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The term Nyönpa (Wylie: smyon pa "mad one(s)"; Sanskrit avadhūta) may refer to a group of Tibetan Buddhist yogis or a single individual belonging to this group. They were mainly known for their unusual style of teaching, to which they owed their names.

Spiritual practices of the Nyönpa[edit]

Recent scholarship has helped to illuminate many distinguishing features of the religious practices the Nyönpa; these practices are sometimes referred to in the literature as The Practice of Observance.[1][clarification needed] The Practice of Observance takes as its foundation the philosophy of tulshuk or chöpa or even tulshuk chöpa.[2] This religious philosophy is the common thread in the following spiritual practices of the Nyönpa:[3][clarification needed]

The Nyönpa is essentially a free spirit who follows the rule of spontaneity and intuition, not subject to any external book of rules....he is one dedicated to renunciation and the path of enlightenment who does not fit within the disciplines and practises of the formal orders.

  • wandering homeless and taking on a new style of dress and a new mental attitude towards the world;
  • consuming substances considered impure;
  • drinking alcohol and eating meat;
  • singing and dancing;
  • behaving fearlessly;
  • engaging in sexual relations.

None of the practises listed above should be taken as mandatory.

Practices that a Nyönpa may avoid include:

  • reading spiritual texts;
  • reciting prayers in the usual ways.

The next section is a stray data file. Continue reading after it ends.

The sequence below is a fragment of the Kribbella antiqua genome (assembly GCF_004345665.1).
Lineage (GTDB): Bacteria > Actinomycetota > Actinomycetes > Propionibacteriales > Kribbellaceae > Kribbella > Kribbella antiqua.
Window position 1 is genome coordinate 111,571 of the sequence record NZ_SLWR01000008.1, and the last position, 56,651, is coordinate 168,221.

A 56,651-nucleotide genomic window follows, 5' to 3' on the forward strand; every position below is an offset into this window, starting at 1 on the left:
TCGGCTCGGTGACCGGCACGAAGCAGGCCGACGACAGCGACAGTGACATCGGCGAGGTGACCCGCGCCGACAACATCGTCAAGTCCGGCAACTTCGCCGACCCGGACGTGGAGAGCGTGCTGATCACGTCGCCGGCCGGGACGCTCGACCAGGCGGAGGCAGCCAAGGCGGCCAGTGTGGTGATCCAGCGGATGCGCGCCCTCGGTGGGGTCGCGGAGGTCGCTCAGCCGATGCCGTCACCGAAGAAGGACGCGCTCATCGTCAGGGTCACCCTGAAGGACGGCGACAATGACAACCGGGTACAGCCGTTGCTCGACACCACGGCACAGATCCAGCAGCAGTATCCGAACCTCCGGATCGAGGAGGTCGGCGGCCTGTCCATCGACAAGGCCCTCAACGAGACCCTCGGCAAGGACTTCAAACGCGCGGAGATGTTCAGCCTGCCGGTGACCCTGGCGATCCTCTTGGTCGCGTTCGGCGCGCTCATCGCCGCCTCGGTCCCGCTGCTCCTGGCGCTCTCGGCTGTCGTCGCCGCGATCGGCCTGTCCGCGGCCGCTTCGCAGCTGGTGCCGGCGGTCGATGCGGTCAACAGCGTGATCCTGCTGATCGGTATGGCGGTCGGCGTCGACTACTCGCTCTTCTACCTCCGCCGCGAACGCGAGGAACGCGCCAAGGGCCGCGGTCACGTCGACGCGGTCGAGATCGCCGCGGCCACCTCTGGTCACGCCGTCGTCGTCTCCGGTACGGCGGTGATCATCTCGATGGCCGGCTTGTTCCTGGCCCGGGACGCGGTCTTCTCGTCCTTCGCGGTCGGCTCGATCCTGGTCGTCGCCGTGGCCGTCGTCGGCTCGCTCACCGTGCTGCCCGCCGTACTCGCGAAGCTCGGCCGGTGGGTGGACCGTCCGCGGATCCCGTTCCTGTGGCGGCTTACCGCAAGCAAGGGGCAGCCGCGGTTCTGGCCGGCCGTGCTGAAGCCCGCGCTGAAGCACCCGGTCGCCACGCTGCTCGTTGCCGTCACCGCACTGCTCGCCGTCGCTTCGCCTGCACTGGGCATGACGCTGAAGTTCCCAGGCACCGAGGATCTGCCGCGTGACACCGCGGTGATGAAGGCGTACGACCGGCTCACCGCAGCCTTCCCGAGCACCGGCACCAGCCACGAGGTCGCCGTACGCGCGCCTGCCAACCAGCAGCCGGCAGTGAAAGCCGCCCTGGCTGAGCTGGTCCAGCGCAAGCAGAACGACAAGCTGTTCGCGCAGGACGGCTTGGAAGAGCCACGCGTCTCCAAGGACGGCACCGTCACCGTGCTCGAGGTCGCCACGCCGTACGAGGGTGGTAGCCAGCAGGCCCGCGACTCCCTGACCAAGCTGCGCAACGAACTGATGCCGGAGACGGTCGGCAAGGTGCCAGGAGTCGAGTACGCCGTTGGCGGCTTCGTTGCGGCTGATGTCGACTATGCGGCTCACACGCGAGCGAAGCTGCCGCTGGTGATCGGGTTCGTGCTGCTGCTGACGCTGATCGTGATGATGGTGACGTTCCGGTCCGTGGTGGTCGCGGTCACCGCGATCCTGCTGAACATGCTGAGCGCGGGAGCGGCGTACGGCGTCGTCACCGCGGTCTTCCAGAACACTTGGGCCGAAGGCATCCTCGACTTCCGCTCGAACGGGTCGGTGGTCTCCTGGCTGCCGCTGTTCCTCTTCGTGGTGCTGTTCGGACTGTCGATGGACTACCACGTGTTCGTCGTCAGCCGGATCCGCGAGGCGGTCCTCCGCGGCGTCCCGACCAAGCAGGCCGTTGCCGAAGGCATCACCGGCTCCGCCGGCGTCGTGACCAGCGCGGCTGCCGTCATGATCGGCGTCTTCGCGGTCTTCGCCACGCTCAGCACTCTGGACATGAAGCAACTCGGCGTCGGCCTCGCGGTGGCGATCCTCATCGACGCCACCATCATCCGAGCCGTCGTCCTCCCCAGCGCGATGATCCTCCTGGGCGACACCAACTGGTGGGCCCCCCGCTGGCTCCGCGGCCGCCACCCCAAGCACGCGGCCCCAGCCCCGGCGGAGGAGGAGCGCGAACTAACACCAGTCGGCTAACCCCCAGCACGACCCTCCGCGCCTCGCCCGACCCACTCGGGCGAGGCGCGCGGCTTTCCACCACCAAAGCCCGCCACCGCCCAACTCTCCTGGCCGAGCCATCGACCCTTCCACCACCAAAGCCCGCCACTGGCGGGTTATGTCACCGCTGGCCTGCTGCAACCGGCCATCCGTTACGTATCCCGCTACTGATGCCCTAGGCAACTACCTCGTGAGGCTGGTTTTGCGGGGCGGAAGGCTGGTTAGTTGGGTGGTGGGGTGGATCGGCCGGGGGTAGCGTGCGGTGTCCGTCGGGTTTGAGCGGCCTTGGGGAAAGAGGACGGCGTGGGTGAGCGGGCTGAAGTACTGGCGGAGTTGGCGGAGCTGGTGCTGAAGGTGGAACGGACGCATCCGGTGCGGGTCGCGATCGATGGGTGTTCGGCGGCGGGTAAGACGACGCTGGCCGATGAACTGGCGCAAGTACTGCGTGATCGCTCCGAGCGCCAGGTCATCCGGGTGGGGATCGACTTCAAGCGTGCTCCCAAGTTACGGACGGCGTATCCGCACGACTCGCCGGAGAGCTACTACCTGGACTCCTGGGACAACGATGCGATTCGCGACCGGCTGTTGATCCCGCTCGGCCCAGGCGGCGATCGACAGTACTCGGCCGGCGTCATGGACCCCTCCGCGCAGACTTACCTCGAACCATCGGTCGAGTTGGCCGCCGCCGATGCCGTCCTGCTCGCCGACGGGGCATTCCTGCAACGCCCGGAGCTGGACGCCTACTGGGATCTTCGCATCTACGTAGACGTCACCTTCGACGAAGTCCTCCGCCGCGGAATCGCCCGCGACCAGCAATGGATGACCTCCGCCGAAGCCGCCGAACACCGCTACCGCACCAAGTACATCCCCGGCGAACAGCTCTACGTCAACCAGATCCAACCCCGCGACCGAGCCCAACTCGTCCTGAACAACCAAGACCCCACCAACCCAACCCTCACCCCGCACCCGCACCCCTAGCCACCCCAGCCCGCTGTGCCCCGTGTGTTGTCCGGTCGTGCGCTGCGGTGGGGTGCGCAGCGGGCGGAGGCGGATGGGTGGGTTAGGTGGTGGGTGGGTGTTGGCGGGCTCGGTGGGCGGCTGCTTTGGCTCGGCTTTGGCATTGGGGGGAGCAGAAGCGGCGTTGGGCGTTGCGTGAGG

Some Nyönpa were also famous for the practice of Chöd.

List of some known Nyönpa[edit]

There are some recorded historical descriptions of those exhibiting the behavior and spiritual practice of the nyönpa in both Tibet and India including:

Women and the path of the Nyönpa[edit]

There is evidence that women also took inspiration from the spiritual practices and ways of conduct of the Nyönpa.

The most famous Tibetan woman exhibiting signs of the path of the Nyönpa would be the Tibetan female saint Sönam Peldren who probably lived in the 14th century.[6] Sönam Peldren was eventually understood as an emanation of Vajravārāhī in the female tulku incarnation lineage of the Samding Dorje Phagmo.[7]

Before this, in India, there were three women in the grouping of the 84 Mahasidda whose spiritual behavior would indicate that they practiced according to this spiritual path. They are Lakṣmīṅkarā, the "Crazy Princess", and the "Two Headless Sisters" Mekhala and Kanakhala.

Further reading[edit]

  • Ardussi, J. & Epstein, L. (1978) "The Saintly Madman in Tibet" in: James F. Fisher (ed.) Himalayan Anthropology: The Indo-Tibetan Interface (Paris) 327–38.
  • Bessenger, Suzanne. (2016). Echoes of Enlightenment: The Life and Legacy of the Tibetan Saint Sonam Peldren. Oxford University Press.
  • Diemberger, Hildegard. (2007). When a Woman Becomes a Religious Dynasty: The Samding Dorje Phagmo of Tibet. Columbia University Press. ISBN 978-0-231-14320-2.
  • DiValerio, David M. (2015) The Holy Madmen of Tibet. Oxford University Press.
  • DiValerio, David M. (2016) "The Life of the Madman of Ü. Oxford University Press.
  • Larsson, Stefan. (2007) Crazy Yogins During the Early Renaissance Period.
  • Larsson, Stefan. (2012) Crazy for Wisdom : The Making of a Mad Yogin in Fifteenth-century Tibet. Leiden: Brill.

See also[edit]


  1. ^ See Chapter Two in DiValerio (2015)
  2. ^ See Chapter Two in DiValerio (2015)
  3. ^ See Chapter Two in DiValerio (2015)
  4. ^ "Tsangnyon Heruka".
  5. ^ See DiValerio (2015) and DiValerio (2016)
  6. ^ See Bessenger, 2016
  7. ^ Bessenger (2016) and Diemberger (2007)